They called it the 'Sausage'. In late July the 1st Battalion returned to the trenches where they experienced, for the first time, a new German weapon. Fired from a mine thrower, a slight plop was all that was heard before the Sausage could actually be seen turning over in the air to land with an shattering explosion, demolishing all near it. Because its trajectory was so high and its velocity so slow it could be seen and troops had time to run down the trench away from the expected point of impact. In fact the whole month was spent in and out of the trenches with a short break mid-month.
At the beginning the trench strength of the Battalion was little more than 200 and the whole battalion was needed to man the front line and there was no internal relief. This was when they were in Sanctuary Wood, near Hooge Village. The weather was hot, and because this was in a salient, they were shelled from the front and from the rear. Underground mines added to the discomfort, as did a New Army battalion that tried to open fire on them from behind, in the communications trenches.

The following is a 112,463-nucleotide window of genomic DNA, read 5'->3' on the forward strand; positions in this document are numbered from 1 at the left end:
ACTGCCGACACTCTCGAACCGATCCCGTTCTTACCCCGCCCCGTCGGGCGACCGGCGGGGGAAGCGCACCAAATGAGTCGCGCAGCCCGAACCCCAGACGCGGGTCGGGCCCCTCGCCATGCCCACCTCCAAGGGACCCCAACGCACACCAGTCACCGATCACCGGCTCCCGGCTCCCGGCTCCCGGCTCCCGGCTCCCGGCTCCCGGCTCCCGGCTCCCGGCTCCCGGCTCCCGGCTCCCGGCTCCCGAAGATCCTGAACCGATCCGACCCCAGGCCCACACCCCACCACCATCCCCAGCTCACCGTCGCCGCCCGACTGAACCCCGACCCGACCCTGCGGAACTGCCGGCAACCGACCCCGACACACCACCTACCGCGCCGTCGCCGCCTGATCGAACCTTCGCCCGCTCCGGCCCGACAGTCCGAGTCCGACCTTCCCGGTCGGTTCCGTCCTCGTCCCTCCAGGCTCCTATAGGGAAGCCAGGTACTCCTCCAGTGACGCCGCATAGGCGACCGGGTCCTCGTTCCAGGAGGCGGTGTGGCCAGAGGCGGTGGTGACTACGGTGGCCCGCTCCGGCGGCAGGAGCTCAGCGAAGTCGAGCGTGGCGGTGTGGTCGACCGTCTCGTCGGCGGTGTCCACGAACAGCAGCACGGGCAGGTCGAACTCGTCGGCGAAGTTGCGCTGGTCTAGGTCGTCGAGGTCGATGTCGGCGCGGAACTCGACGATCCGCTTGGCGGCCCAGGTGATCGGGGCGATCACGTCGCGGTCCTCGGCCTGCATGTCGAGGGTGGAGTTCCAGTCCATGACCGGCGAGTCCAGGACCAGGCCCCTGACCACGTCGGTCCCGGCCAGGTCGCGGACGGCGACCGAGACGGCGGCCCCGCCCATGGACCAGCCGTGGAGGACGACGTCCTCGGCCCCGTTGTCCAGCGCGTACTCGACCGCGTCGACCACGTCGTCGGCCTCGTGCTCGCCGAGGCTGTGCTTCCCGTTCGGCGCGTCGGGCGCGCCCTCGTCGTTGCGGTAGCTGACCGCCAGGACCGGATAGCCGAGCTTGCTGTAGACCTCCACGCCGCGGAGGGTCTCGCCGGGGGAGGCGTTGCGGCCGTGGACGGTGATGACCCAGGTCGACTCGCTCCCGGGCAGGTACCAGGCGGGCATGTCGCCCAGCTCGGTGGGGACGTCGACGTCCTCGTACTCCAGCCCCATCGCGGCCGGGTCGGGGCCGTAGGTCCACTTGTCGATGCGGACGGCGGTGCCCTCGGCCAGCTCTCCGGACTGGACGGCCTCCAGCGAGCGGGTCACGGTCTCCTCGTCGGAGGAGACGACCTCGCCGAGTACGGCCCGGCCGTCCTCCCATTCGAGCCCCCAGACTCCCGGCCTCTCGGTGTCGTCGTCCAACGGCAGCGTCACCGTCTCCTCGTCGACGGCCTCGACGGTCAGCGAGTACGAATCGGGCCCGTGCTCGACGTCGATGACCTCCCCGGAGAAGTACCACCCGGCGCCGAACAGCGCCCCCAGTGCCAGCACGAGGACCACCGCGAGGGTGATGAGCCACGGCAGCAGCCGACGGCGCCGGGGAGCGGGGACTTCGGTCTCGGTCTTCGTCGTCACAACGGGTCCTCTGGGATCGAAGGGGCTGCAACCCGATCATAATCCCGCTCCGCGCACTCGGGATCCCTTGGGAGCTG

Commanding in the Desert: Colonel the Lord Denbigh in 1917
In Egypt A Battery remained in Kantara but B Battery was more active. Turkish forces, based at Sanaa in the Yemen, had attacked Aden at the end of June and had occupied Sheik Othman, just the other side of a treacherous salt marsh protecting Aden port itself.
The 28th Indian Frontier Force Brigade, in Suez, was rushed to Aden in response and B battery joined them, leaving Suez on 14th July and enduring a nightmare journey of 5 days during which the horses had to be continuously hosed down in the still, heavy heat. Arriving in Aden on 19th July the battery was in reserve that night, as the new force, commanded by Major General Younghusband of Tibet fame, attacked the entrenched Turks and drove them into the desert. B Battery moved into Sheik Othman.